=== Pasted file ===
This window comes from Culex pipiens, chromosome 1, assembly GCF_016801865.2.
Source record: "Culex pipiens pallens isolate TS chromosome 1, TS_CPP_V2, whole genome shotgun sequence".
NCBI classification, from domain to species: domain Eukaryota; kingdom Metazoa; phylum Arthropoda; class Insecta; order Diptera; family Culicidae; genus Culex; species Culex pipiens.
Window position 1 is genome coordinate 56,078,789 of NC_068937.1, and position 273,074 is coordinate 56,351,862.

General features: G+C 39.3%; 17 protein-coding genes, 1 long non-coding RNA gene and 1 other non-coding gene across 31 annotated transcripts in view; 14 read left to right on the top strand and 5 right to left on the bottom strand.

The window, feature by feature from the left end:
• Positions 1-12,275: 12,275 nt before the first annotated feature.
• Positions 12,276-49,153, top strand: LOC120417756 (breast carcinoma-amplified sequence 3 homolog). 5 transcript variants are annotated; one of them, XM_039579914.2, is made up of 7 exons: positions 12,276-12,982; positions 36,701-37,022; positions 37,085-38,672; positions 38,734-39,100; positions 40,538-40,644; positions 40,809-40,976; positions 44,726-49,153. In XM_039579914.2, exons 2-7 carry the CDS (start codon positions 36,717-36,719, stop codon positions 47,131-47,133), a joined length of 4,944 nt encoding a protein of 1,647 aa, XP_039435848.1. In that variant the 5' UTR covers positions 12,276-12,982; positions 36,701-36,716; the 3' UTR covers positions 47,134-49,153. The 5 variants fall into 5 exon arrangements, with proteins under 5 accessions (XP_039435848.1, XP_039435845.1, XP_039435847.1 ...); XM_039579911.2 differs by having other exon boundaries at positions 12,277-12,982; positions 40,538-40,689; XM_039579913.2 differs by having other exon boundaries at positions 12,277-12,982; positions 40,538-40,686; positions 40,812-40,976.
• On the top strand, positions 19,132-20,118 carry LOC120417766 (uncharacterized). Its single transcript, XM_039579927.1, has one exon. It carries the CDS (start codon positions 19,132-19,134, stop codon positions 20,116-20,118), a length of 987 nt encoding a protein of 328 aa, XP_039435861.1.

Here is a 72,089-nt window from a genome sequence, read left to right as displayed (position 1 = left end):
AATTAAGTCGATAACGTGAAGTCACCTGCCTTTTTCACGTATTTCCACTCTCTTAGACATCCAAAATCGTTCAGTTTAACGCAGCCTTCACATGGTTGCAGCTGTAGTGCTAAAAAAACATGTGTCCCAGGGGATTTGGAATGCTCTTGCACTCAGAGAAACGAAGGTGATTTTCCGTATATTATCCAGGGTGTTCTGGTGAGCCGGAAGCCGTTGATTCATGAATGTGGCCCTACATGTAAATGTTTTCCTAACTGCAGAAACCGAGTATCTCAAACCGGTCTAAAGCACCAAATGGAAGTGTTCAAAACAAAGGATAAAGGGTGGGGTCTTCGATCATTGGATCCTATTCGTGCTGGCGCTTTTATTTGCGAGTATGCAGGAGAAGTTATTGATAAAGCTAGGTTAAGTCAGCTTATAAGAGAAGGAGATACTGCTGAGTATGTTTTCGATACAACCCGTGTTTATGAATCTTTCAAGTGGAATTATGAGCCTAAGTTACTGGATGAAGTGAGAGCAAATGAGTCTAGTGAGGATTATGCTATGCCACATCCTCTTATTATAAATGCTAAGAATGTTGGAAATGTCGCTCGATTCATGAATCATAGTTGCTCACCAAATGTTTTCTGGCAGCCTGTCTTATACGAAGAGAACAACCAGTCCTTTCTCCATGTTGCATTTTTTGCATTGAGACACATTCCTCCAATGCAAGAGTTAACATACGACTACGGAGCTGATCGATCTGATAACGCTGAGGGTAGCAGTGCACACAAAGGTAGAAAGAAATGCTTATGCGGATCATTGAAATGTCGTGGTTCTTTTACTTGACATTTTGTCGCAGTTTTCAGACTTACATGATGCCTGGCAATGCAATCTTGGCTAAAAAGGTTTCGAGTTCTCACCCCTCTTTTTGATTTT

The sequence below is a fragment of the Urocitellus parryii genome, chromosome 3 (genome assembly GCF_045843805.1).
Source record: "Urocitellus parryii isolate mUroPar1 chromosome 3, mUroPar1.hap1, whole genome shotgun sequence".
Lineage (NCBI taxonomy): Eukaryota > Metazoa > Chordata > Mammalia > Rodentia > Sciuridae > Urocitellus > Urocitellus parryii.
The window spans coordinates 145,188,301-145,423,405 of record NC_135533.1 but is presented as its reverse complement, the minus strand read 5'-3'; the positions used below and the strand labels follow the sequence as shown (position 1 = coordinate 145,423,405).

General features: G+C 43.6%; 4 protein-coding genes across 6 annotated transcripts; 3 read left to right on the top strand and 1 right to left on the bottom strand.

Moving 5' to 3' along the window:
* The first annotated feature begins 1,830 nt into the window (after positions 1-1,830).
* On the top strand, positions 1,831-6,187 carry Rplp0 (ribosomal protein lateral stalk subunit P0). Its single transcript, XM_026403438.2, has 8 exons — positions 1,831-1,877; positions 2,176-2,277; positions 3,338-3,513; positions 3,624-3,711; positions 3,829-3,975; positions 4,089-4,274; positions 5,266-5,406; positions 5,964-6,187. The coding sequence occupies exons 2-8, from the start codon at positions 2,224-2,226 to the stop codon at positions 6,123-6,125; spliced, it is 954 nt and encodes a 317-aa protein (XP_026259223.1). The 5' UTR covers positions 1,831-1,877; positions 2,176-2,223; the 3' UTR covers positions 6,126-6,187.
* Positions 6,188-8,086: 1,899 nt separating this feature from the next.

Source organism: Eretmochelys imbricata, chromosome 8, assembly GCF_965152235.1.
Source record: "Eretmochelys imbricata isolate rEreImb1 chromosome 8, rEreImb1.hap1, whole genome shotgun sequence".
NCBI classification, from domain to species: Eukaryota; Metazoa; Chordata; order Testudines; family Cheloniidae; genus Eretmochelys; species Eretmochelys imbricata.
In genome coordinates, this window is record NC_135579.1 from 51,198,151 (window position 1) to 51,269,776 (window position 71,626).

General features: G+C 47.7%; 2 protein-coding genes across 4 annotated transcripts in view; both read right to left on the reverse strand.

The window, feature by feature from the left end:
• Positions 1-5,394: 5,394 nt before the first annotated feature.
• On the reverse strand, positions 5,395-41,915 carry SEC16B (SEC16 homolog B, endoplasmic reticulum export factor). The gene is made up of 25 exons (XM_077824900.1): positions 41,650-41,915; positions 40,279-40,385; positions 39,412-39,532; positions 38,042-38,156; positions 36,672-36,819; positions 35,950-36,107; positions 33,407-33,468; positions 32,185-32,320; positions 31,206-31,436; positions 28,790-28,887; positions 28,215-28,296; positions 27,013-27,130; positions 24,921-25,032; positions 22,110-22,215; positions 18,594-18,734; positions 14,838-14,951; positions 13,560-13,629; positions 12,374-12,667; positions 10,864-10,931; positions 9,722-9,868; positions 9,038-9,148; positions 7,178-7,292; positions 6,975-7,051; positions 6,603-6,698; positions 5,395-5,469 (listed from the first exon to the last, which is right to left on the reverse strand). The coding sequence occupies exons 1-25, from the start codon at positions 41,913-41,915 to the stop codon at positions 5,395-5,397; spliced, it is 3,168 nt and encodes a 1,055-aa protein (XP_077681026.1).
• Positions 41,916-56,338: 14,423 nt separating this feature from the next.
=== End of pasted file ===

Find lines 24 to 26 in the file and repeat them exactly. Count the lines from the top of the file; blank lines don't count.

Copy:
In genome coordinates, this window is record NC_135579.1 from 51,198,151 (window position 1) to 51,269,776 (window position 71,626).

General features: G+C 47.7%; 2 protein-coding genes across 4 annotated transcripts in view; both read right to left on the reverse strand.

The window, feature by feature from the left end: